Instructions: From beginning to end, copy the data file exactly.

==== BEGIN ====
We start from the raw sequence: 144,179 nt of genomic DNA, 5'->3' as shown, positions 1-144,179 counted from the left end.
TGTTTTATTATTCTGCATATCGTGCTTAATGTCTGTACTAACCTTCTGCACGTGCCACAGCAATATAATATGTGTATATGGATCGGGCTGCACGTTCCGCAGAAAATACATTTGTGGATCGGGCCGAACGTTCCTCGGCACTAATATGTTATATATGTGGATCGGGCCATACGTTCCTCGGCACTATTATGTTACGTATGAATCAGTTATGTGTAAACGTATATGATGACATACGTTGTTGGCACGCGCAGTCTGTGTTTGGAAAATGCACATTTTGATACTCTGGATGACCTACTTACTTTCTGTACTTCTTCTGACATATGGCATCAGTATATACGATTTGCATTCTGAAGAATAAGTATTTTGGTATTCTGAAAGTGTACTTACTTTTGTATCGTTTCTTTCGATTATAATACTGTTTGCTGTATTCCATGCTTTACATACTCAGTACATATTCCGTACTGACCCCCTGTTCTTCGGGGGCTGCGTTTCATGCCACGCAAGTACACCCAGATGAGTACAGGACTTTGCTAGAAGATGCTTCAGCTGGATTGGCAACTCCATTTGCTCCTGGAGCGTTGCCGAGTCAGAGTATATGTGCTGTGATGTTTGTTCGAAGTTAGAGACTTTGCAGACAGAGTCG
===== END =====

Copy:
We start from the raw sequence: 144,179 nt of genomic DNA, 5'->3' as shown, positions 1-144,179 counted from the left end.
TGTTTTATTATTCTGCATATCGTGCTTAATGTCTGTACTAACCTTCTGCACGTGCCACAGCAATATAATATGTGTATATGGATCGGGCTGCACGTTCCGCAGAAAATACATTTGTGGATCGGGCCGAACGTTCCTCGGCACTAATATGTTATATATGTGGATCGGGCCATACGTTCCTCGGCACTATTATGTTACGTATGAATCAGTTATGTGTAAACGTATATGATGACATACGTTGTTGGCACGCGCAGTCTGTGTTTGGAAAATGCACATTTTGATACTCTGGATGACCTACTTACTTTCTGTACTTCTTCTGACATATGGCATCAGTATATACGATTTGCATTCTGAAGAATAAGTATTTTGGTATTCTGAAAGTGTACTTACTTTTGTATCGTTTCTTTCGATTATAATACTGTTTGCTGTATTCCATGCTTTACATACTCAGTACATATTCCGTACTGACCCCCTGTTCTTCGGGGGCTGCGTTTCATGCCACGCAAGTACACCCAGATGAGTACAGGACTTTGCTAGAAGATGCTTCAGCTGGATTGGCAACTCCATTTGCTCCTGGAGCGTTGCCGAGTCAGAGTATATGTGCTGTGATGTTTGTTCGAAGTTAGAGACTTTGCAGACAGAGTCG